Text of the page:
Get Ready for Lighter Wallets, Bay Area Commuters | NBC Bay Area

Get Ready for Lighter Wallets, Bay Area Commuters

Transit agency rate hikes coming Wednesday

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    NEWSLETTERS

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    Apparently, people in Berkeley have not been fond of BART's fees for a long time. This potty humor sign goes back to before the destinations were listed in alphabetical order.

    If you are lucky enough to be employed and taking public transportation to work, consider looking for a second job.

    The cost to ride BART, Muni, AC Transit and just about everything else that requires a fare in the Bay Area is going up on Wednesday. And the recession is getting the blame.

    While the economy continues to hibernate south of the equator, public transit agencies everywhere are looking at your wallet as a new way to generate revenue.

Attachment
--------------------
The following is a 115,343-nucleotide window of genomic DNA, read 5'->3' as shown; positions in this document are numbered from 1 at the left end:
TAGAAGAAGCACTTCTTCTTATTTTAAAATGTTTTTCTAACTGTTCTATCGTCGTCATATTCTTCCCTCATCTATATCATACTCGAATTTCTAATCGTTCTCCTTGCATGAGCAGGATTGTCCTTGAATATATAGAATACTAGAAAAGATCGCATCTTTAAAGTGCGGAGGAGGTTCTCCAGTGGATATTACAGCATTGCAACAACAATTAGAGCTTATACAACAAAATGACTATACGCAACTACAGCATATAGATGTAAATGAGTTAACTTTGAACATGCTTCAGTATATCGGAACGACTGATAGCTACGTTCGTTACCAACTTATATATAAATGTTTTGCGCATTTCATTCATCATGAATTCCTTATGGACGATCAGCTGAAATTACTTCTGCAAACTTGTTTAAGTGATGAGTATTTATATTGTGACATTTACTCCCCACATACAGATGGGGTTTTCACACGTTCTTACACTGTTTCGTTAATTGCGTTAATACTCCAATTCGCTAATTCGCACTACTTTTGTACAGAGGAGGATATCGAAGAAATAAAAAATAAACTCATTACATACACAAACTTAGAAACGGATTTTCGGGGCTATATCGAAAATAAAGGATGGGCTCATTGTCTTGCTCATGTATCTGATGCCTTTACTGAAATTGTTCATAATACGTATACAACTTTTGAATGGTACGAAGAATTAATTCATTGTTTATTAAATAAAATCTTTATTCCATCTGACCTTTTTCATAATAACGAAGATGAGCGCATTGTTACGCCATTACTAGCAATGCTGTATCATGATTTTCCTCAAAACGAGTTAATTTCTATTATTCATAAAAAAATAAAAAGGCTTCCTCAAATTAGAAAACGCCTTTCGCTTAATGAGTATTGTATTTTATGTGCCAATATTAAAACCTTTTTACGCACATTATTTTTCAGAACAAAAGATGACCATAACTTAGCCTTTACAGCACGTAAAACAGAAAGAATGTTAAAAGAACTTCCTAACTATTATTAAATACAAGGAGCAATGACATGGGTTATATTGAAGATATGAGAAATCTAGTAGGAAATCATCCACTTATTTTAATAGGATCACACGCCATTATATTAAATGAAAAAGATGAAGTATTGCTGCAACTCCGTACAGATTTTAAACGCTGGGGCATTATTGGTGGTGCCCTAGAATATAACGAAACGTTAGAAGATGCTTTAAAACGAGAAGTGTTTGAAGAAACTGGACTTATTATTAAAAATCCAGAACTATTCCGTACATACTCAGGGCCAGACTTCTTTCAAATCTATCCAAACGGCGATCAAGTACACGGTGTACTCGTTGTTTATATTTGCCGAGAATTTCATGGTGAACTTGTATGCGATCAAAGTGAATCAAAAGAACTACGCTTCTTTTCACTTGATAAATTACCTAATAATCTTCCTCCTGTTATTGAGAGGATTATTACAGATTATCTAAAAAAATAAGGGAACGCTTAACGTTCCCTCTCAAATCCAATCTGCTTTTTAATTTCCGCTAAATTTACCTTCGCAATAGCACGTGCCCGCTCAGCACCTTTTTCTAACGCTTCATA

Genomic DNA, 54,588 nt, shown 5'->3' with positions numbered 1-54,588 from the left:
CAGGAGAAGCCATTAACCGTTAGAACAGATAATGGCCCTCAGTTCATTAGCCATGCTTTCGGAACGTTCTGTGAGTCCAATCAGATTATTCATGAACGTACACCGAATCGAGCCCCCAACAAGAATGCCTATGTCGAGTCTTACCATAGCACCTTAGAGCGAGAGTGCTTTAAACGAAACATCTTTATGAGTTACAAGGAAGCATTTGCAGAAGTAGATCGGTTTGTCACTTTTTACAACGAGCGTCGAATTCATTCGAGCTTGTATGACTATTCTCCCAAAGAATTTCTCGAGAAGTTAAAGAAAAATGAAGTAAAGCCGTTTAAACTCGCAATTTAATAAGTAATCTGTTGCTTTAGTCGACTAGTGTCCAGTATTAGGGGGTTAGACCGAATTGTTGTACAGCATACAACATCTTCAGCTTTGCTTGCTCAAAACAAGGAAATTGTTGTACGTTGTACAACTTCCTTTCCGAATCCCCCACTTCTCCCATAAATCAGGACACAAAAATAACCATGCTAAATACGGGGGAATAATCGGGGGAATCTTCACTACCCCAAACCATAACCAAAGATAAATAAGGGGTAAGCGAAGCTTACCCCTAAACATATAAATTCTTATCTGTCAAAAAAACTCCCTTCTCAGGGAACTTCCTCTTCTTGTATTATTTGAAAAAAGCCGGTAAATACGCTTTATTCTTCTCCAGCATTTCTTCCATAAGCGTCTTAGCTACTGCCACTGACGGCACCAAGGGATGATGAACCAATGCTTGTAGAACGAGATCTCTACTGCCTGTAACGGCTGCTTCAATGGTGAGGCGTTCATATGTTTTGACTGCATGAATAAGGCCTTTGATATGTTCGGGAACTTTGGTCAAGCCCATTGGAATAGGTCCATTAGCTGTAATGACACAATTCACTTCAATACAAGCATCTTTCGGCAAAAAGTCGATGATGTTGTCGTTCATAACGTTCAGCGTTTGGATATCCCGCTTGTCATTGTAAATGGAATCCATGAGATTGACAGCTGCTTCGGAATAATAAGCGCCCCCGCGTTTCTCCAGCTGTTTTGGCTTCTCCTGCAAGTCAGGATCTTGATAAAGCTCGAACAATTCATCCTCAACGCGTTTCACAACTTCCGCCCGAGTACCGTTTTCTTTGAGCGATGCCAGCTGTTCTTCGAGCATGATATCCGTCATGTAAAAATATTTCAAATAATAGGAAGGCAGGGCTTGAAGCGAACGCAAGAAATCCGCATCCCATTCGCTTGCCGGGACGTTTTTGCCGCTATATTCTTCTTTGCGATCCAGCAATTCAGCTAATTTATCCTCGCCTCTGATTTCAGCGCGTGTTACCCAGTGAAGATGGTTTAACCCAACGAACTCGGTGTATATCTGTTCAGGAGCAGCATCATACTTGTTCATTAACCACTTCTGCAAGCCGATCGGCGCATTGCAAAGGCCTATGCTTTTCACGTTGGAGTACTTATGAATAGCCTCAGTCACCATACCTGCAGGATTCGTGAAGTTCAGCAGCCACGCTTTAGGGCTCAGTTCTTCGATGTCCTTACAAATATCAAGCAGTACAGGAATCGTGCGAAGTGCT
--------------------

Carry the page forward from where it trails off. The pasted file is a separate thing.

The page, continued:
"If it wasn't for the worst economic downturn in a generation, we wouldn't be facing these sorts of increases," Muni spokesman Judson True told the San Francisco Chronicle.

    Bay Area transit agencies are blaming falling tax revenues and funding cuts for their budget shortfalls and commuters are being forced to make up the difference for BART, Muni, AC Transit, the Golden Gate Ferry. So much for ditching your car to save $12,131 in the city.

    Even San Francisco taxis drivers are facing higher fees come Wednesday, which could eventually be passed on to passengers. Don't think the economy forgot about San Francisco drivers either. Parking fees and fines are also going up across the city.

    BART fares will jump more than 6 percent across the board and the agency will charge a $4 surcharge, instead of the current $1.50, to all trains to or from the San Francisco International Airport.

    An adult fare on both Muni and AC Transit, which serves Western Alameda and Contra Costa Counties, will both spike to $2. Muni currently charges $1.50 while an AC Transit adult ticket goes for $1.75.

    Despite the fare hikes, agencies say they are still dealing with budget shortfalls. BART alone says the fare hikes alone will not close a $22 million funding gap.

    In September the railway service will return to operating trains every 20 minutes on evening and weekends instead of every 15 minutes.